Wednesday, March 10, 2021



A typical season of the Philippine Basketball Association (PBA) since 2011 is composed of three conference tournaments. These conferences are played by all active teams of the league, with the no-import player rule imposed during the first tournament in the season, the Philippine Cup. This has gone on unchanged until last year, when the COVID pandemic suspended play on the Philippine Cup mere days after the opening ceremonies for the 2020 season. When the IATF finally allowed the PBA to resume on October, they only had enough time left that year for a shortened Philippine Cup conference. This 2021, the league plans to do more.

The Manila Bulletin has it that the PBA is planning for a, if not full, then at least a bigger 46th season this 2021 than was had in COVID-ridden 2020. Their best-case scenario is to hold two out of three conferences, beginning in April 11, with teams playing in a semi-bubble environment for 10 months. This was detailed in a virtual press conference this past Tuesday, March 9, by PBA chairman Ricky Vargas, who envisions the no-imports Philippine Cup being followed by the import-allowed Governor’s Cup, which will be longer than its usual playing period.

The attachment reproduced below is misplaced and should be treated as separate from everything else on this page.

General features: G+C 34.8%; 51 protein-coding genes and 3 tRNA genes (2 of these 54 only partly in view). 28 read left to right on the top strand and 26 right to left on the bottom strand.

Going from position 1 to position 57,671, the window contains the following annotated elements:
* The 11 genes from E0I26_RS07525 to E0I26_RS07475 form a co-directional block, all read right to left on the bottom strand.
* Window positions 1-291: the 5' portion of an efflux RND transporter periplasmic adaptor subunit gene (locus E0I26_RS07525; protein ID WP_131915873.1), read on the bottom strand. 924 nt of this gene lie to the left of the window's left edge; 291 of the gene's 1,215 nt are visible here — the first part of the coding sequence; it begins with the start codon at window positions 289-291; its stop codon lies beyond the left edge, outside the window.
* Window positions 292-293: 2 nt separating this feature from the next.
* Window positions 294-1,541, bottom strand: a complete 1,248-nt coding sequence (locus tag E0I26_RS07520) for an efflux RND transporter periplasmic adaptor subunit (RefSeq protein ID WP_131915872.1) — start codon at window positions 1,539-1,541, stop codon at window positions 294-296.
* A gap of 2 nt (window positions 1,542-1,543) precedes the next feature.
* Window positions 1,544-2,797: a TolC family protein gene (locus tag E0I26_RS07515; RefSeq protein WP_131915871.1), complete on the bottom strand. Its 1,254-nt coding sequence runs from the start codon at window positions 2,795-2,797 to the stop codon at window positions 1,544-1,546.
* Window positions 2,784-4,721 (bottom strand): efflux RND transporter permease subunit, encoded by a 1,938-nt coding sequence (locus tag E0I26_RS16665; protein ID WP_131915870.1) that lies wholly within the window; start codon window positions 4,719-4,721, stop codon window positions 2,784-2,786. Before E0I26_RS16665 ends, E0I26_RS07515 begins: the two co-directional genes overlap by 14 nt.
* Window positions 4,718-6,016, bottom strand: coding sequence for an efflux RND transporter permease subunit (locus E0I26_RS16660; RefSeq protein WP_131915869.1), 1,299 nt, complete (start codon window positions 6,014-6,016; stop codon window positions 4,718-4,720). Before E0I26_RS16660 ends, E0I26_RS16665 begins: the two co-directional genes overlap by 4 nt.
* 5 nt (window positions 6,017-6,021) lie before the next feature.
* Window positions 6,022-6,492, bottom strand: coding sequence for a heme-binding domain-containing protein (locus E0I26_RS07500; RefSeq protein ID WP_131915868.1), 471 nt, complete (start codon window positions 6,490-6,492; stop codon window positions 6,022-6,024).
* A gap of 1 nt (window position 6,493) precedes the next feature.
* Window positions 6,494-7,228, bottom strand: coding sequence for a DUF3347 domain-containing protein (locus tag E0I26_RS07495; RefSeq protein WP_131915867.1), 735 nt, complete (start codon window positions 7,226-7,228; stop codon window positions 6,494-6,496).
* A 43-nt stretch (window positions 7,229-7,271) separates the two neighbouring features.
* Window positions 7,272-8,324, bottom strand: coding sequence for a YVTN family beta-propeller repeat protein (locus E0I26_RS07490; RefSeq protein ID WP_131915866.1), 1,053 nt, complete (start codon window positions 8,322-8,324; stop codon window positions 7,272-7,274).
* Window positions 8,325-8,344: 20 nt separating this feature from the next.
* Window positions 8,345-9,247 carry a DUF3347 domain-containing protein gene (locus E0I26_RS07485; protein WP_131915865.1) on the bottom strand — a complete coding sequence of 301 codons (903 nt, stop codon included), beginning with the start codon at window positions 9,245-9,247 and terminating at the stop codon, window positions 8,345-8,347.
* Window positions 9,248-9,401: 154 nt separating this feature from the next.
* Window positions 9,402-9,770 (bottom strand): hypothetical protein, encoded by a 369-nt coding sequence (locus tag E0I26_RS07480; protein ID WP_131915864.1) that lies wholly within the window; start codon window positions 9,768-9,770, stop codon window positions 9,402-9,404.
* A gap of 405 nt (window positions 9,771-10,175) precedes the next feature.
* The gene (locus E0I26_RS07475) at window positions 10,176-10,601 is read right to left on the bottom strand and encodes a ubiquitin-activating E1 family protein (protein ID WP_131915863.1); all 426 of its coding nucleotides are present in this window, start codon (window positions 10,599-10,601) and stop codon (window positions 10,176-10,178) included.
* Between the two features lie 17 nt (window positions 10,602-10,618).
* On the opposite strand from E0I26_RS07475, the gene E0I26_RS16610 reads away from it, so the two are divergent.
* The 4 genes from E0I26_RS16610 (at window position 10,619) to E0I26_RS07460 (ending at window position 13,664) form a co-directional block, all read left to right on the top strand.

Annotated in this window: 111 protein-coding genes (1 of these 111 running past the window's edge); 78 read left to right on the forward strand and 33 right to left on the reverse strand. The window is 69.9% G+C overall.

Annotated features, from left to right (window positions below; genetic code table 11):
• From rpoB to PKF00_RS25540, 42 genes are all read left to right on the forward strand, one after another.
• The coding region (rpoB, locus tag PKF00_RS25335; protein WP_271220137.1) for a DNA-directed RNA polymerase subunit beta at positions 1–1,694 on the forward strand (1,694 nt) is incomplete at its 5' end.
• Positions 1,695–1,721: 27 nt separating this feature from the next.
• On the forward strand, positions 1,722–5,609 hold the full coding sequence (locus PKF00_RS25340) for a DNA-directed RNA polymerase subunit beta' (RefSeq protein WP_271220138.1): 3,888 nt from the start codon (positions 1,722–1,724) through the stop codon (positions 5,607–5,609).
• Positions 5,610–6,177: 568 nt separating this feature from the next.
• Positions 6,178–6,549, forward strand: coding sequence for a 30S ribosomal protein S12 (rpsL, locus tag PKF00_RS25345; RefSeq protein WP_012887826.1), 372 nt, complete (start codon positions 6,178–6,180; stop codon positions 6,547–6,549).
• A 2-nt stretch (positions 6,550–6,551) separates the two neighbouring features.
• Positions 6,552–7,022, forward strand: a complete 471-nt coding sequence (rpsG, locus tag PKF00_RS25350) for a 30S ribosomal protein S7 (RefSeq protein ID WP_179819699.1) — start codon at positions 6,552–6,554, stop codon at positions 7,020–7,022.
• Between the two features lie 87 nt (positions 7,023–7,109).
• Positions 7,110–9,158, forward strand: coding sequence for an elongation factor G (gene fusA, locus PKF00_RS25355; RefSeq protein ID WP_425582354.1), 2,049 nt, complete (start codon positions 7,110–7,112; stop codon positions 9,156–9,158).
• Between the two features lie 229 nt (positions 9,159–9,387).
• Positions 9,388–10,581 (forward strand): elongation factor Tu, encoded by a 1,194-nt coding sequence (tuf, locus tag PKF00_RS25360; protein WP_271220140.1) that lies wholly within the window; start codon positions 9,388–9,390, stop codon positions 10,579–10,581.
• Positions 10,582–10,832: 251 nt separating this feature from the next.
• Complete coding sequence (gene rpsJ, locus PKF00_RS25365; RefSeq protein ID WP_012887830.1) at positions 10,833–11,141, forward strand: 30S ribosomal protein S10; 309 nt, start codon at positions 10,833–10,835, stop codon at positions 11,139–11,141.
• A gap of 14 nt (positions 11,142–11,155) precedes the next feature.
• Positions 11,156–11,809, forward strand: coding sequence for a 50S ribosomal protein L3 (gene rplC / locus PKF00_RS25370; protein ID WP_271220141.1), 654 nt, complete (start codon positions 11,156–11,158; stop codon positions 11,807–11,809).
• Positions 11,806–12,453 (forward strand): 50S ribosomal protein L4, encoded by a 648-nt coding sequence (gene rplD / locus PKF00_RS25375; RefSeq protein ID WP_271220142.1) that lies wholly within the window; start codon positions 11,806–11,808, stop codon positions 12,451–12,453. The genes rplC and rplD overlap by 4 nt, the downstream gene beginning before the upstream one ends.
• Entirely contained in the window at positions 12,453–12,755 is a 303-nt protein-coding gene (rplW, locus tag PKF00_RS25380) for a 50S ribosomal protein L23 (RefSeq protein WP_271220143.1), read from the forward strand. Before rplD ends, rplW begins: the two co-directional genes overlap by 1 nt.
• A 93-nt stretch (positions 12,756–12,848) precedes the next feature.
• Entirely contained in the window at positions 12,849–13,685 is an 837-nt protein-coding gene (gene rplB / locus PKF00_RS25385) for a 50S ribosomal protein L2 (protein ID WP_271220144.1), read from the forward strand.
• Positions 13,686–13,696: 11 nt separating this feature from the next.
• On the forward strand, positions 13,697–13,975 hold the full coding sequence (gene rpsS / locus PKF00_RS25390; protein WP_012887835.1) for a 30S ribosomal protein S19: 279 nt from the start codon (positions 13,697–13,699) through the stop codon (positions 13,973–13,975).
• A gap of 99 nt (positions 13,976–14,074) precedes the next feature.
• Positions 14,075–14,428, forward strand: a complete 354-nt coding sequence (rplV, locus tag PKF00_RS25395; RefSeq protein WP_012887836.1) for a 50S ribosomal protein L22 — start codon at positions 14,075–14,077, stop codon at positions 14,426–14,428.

In a semi-bubble playing environment, the PBA teams and its players will have restricted movement between their accommodations, and venues for practice and games, which will be held within Metro Manila. Of course, all of this must still be given approval by the Inter-Agency Task Force (IATF). The best-case scenario according to Vargas will be four of the 10 allotted months being given to the Philippine Cup while six are for the Governor’s Cup. This conference of course will allow foreign players as imports, as long as they are no taller than 6-foot-five in height.

PBA’s 45th season in 2020 ultimately consisted only of the Philippine Cup, played at the Clark Freeport Zone in Pampanga under a strict bubble environment. Ricky Vargas is optimistic that the 2021 season will at least have more games for league fans to watch (not live, however). “It is our hope that we would be able to bring 10 months of basketball in the Philippines starting April 11,” he says.

Image courtesy of Advocates Philippines


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